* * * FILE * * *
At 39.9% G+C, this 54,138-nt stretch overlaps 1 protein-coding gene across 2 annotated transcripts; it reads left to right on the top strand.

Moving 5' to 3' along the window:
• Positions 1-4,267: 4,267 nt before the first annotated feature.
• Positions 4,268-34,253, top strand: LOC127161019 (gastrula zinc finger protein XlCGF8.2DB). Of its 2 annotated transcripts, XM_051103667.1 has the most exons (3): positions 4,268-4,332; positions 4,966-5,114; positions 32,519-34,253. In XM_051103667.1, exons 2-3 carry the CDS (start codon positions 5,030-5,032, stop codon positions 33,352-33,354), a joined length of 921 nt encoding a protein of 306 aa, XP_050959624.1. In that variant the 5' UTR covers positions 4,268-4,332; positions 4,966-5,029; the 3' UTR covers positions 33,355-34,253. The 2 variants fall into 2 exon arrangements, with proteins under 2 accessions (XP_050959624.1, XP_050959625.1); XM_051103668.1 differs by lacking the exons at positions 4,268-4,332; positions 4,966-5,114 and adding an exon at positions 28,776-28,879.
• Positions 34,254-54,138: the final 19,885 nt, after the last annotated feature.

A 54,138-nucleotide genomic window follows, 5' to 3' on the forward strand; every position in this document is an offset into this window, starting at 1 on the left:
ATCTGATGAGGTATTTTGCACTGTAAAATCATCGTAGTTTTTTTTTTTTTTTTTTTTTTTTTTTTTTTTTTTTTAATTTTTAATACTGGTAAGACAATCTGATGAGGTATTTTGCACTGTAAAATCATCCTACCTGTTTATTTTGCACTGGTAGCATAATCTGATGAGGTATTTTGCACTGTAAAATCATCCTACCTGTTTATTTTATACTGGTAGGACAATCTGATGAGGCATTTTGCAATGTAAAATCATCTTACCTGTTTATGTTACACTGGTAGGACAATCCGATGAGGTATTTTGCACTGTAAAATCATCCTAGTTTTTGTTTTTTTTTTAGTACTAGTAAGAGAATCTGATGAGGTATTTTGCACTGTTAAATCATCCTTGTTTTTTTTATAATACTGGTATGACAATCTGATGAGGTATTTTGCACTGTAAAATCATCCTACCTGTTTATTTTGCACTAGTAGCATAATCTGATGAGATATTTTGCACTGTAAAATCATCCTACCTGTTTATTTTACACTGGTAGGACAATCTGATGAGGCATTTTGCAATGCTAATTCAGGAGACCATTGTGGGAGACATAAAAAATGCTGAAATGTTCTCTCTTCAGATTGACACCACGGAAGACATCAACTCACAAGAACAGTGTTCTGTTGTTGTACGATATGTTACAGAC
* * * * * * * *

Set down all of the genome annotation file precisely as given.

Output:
At 39.9% G+C, this 54,138-nt stretch overlaps 1 protein-coding gene across 2 annotated transcripts; it reads left to right on the top strand.

Moving 5' to 3' along the window:
• Positions 1-4,267: 4,267 nt before the first annotated feature.
• Positions 4,268-34,253, top strand: LOC127161019 (gastrula zinc finger protein XlCGF8.2DB). Of its 2 annotated transcripts, XM_051103667.1 has the most exons (3): positions 4,268-4,332; positions 4,966-5,114; positions 32,519-34,253. In XM_051103667.1, exons 2-3 carry the CDS (start codon positions 5,030-5,032, stop codon positions 33,352-33,354), a joined length of 921 nt encoding a protein of 306 aa, XP_050959624.1. In that variant the 5' UTR covers positions 4,268-4,332; positions 4,966-5,029; the 3' UTR covers positions 33,355-34,253. The 2 variants fall into 2 exon arrangements, with proteins under 2 accessions (XP_050959624.1, XP_050959625.1); XM_051103668.1 differs by lacking the exons at positions 4,268-4,332; positions 4,966-5,114 and adding an exon at positions 28,776-28,879.
• Positions 34,254-54,138: the final 19,885 nt, after the last annotated feature.

A 54,138-nucleotide genomic window follows, 5' to 3' on the forward strand; every position in this document is an offset into this window, starting at 1 on the left:
ATCTGATGAGGTATTTTGCACTGTAAAATCATCGTAGTTTTTTTTTTTTTTTTTTTTTTTTTTTTTTTTTTTTTAATTTTTAATACTGGTAAGACAATCTGATGAGGTATTTTGCACTGTAAAATCATCCTACCTGTTTATTTTGCACTGGTAGCATAATCTGATGAGGTATTTTGCACTGTAAAATCATCCTACCTGTTTATTTTATACTGGTAGGACAATCTGATGAGGCATTTTGCAATGTAAAATCATCTTACCTGTTTATGTTACACTGGTAGGACAATCCGATGAGGTATTTTGCACTGTAAAATCATCCTAGTTTTTGTTTTTTTTTTAGTACTAGTAAGAGAATCTGATGAGGTATTTTGCACTGTTAAATCATCCTTGTTTTTTTTATAATACTGGTATGACAATCTGATGAGGTATTTTGCACTGTAAAATCATCCTACCTGTTTATTTTGCACTAGTAGCATAATCTGATGAGATATTTTGCACTGTAAAATCATCCTACCTGTTTATTTTACACTGGTAGGACAATCTGATGAGGCATTTTGCAATGCTAATTCAGGAGACCATTGTGGGAGACATAAAAAATGCTGAAATGTTCTCTCTTCAGATTGACACCACGGAAGACATCAACTCACAAGAACAGTGTTCTGTTGTTGTACGATATGTTACAGAC